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89d

Wall-Induced Particle Migration and Ordering Mechanisms in Dilute Suspensions of Spherical Particles in Creeping Flow Conditions

Mauricio Zurita-Gotor, Yale University, 9 Hillhouse Ave, New Haven, CT 06520-8286, Jerzy Blawzdziewicz, Mechanical Engineering, Yale University, P.O. Box 208286, New Haven, CT 06520, and Eligiusz Wajnryb, Institute of Fundamental Technological Research, Polish Academy of Sciences, Swietokrzyska 21, 00-04 Warszawa, 00-04, Poland.

The evolution of a dilute suspension of spherical particles confined between two parallel planar walls is investigated under creeping-flow conditions. The suspension undergoes a shear flow that results from the relative motion of the walls. The hydrodynamic interactions are accurately evaluated using our Cartesian-representation algorithm.

Suspension evolution is described to first order in particle density by a succession of uncorrelated binary collisional events. In our simulations, these finite-concentration effects are included via a Boltzmann Monte-Carlo method. The state of the system is described by an ensemble of particles which are characterized by their vertical position in the channel. The ensemble is then updated by computing a large number of random binary collisions.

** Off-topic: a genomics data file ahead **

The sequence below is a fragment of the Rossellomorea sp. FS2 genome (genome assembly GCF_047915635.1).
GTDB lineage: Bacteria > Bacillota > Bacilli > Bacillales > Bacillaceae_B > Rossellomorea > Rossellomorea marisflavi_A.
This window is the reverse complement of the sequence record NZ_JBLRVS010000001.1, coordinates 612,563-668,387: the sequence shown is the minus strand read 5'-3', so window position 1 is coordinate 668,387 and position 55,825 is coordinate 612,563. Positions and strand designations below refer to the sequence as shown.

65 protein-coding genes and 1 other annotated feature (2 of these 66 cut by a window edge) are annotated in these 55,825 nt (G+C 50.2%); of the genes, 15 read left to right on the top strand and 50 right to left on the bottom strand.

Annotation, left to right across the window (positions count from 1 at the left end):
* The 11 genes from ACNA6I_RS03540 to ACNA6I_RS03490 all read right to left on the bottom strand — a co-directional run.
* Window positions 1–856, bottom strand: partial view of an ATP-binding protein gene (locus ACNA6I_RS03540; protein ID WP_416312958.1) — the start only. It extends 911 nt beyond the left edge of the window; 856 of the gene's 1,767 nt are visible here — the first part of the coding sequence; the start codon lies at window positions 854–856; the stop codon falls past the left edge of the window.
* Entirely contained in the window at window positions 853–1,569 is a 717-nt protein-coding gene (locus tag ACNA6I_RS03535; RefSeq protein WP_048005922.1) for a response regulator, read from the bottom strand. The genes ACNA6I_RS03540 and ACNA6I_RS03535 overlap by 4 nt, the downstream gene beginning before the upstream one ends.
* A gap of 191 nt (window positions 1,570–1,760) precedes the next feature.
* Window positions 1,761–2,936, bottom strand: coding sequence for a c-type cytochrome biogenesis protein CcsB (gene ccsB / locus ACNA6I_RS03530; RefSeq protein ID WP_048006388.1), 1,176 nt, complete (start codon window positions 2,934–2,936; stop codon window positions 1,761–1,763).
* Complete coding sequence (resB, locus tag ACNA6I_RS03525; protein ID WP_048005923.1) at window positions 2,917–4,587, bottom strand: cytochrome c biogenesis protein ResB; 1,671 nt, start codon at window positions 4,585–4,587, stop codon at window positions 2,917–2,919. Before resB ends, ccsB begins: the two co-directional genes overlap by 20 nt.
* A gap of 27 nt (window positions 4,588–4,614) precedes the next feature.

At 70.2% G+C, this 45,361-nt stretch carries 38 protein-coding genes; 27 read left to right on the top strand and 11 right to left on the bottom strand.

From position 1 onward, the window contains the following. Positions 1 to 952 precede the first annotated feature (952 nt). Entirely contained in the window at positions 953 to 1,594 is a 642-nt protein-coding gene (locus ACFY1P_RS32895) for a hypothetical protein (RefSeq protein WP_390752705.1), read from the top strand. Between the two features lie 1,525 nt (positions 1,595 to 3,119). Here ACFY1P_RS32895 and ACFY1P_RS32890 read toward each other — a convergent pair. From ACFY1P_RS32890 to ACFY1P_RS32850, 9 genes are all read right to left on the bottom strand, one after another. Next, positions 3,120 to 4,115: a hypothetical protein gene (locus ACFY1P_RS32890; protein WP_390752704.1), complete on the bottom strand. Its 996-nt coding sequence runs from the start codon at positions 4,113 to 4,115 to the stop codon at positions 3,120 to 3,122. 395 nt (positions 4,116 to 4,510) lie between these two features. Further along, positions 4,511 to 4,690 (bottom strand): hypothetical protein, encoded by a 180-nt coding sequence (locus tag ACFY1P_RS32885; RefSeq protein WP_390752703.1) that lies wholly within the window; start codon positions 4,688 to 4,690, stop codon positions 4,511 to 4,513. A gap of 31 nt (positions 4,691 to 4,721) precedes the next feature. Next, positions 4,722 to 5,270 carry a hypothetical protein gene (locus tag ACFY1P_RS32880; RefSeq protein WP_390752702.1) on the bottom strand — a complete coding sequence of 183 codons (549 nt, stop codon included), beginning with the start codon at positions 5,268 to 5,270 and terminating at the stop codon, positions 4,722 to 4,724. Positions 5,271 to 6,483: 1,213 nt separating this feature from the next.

We discuss systems where particle-particle and particle-wall interactions are described by a) purely hydrodynamic interactions, and b) via repulsive potentials. For the first class of systems in unbounded domains, binary interactions do not result in particle migration across streamlines. In the presence of a wall, however, we describe a new mechanism of particle migration in which interacting particles swap their vertical positions. This migration is not excluded by the time reversal of Stokes equation and reflection symmetries in the system since swapping particles do not pass each other in the horizontal direction. In the presence of non-hydrodynamic interactions, diffusive behavior is initially observed. However, at later times, layers of higher particle density separated by layers of clean fluid develop. This ordering is driven from initial perturbations in particle density near walls.